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Rescooped by Rui Jiang from Oomycete Review Papers
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[2012 Annu Rev Phytopathol.] Mechanisms and evolution of virulence in oomycetes

Many destructive diseases of plants and animals are caused by oomycetes, a group of eukaryotic pathogens important to agricultural, ornamental, and natural ecosystems. Understanding the mechanisms underlying oomycete virulence and the genomic processes by which those mechanisms rapidly evolve is essential to developing effective long-term control measures for oomycete diseases. Several common mechanisms underlying oomycete virulence, including protein toxins and cell-entering effectors, have emerged from comparing oomycetes with different genome characteristics, parasitic lifestyles, and host ranges. Oomycete genomes display a strongly bipartite organization in which conserved housekeeping genes are concentrated in syntenic gene-rich blocks, whereas virulence genes are dispersed into highly dynamic, repeat-rich regions. There is also evidence that key virulence genes have been acquired by horizontal transfer from other eukaryotic and prokaryotic species.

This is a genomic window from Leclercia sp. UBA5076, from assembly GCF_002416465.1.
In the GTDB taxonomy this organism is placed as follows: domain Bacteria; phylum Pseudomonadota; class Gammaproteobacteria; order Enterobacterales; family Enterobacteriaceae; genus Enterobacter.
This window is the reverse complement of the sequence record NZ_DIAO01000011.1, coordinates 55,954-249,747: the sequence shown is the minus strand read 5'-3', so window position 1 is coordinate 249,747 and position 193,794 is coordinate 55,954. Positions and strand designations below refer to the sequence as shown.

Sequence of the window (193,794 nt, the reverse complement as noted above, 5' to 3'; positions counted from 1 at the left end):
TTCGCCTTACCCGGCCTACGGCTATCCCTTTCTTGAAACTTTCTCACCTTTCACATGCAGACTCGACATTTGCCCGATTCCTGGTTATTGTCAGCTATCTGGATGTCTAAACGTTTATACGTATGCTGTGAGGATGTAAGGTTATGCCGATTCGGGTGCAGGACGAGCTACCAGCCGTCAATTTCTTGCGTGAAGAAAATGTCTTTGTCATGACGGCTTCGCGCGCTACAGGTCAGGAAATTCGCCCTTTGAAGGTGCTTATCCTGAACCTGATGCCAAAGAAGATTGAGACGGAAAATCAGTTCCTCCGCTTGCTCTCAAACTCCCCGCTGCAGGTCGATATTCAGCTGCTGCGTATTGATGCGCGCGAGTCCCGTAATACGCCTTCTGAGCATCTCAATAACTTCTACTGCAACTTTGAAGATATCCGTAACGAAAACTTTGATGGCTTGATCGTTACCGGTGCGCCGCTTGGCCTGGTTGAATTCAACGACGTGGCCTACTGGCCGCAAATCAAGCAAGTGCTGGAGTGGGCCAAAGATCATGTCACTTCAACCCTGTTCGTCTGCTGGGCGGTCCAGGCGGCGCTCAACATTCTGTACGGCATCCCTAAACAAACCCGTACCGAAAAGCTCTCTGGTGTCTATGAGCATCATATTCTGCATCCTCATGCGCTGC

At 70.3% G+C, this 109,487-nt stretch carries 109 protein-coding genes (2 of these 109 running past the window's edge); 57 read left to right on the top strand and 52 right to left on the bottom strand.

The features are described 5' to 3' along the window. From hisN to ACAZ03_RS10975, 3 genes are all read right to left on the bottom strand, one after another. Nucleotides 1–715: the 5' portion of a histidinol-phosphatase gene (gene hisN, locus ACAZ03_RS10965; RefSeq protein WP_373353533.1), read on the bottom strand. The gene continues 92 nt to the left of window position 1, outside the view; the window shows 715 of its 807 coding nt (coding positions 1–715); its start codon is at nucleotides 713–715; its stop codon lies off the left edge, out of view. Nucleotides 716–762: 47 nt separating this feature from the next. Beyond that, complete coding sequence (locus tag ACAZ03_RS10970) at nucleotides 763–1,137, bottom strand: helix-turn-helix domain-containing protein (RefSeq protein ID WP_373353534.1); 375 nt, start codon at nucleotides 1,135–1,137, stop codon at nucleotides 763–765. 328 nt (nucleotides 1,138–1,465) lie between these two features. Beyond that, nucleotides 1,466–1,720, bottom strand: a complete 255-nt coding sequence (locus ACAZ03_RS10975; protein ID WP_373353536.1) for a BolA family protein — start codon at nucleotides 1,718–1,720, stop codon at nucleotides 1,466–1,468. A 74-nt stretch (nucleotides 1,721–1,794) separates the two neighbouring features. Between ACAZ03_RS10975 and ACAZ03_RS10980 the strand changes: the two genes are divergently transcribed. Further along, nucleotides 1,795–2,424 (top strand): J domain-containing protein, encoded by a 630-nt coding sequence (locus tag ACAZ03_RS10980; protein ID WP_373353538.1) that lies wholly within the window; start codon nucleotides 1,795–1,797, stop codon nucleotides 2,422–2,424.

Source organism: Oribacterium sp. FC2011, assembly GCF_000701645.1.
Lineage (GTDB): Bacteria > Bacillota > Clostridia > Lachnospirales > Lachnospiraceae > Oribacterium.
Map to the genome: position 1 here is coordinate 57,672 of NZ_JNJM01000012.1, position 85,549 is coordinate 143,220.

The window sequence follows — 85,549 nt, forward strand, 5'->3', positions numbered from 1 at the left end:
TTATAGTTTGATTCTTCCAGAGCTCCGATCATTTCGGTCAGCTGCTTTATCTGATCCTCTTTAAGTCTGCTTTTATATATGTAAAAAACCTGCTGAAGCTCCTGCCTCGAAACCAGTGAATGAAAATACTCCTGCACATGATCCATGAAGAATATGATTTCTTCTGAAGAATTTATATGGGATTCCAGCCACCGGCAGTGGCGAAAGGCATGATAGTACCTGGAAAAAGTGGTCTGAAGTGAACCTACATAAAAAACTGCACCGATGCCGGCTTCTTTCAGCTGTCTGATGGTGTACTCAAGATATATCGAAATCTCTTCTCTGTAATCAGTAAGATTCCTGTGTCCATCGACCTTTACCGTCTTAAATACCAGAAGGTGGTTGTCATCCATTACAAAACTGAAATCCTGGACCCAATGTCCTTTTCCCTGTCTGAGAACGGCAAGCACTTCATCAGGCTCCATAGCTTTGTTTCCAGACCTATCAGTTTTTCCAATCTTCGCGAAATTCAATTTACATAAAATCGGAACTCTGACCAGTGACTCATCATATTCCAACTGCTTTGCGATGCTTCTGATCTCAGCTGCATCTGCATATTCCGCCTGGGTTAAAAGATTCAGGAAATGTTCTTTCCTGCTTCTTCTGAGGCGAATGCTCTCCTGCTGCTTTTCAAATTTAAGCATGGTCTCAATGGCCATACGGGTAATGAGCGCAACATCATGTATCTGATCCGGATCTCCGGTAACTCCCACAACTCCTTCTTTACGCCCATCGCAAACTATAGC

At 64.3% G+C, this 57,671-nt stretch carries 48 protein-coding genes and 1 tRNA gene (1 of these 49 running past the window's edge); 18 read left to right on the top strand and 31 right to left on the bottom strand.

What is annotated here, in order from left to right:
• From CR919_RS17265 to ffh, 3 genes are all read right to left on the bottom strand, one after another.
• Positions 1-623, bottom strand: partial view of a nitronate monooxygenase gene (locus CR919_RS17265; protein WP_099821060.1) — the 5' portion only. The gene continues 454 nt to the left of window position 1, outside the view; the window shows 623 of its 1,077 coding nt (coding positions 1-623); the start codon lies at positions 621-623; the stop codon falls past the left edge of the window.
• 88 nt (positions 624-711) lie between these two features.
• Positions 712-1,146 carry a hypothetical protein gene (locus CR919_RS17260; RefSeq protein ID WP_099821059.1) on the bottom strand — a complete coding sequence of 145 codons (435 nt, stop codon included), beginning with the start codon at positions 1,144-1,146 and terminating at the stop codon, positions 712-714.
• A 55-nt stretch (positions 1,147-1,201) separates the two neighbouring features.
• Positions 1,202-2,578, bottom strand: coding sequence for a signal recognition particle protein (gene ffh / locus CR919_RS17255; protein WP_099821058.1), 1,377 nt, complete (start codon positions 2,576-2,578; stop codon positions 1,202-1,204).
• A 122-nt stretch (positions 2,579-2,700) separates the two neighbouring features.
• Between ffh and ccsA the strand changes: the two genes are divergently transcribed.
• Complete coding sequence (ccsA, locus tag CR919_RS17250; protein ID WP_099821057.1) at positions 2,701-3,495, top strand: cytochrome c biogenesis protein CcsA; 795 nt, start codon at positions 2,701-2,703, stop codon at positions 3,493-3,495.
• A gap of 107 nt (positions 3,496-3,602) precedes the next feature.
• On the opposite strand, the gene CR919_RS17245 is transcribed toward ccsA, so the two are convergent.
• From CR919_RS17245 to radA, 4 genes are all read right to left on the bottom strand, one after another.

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Oomycetes: Attacking the mediator : Nature Reviews Microbiology : Nature Publishing Group

Oomycetes: Attacking the mediator : Nature Reviews Microbiology : Nature Publishing Group | Pathology | Scoop.it

Plants use a range of mechanisms to respond to challenge by plant pathogens and, in turn, plant pathogens use a range of mechanisms to interfere with and evade these responses. Plant defence responses include those that are mediated by salicylic acid and jasmonic acid–ethylene but, so far, few phytopathogen effectors that interfere with these hormone-based systems have been identified. A study in PLoS Biology now shows that an effector from the biotrophic oomycete pathogen Hyaloperonospora arabidopsidis attenuates the salicylic acid response, thus enhancing biotrophy.

 

Many oomycete effectors contain an amino-terminal RXLR (where X is any amino acid) motif that correlates with entry into host cells. Previous characterization of the RXLR effector repertoire of H. arabidopsidis identified a subset of effectors that localize to the plant cell nucleus and interact with components of the Mediator complex — a multisubunit transcriptional regulation complex that is present in all eukaryotes. In plants, Mediator has been shown to influence key processes, including plant development and, recently, plant immunity.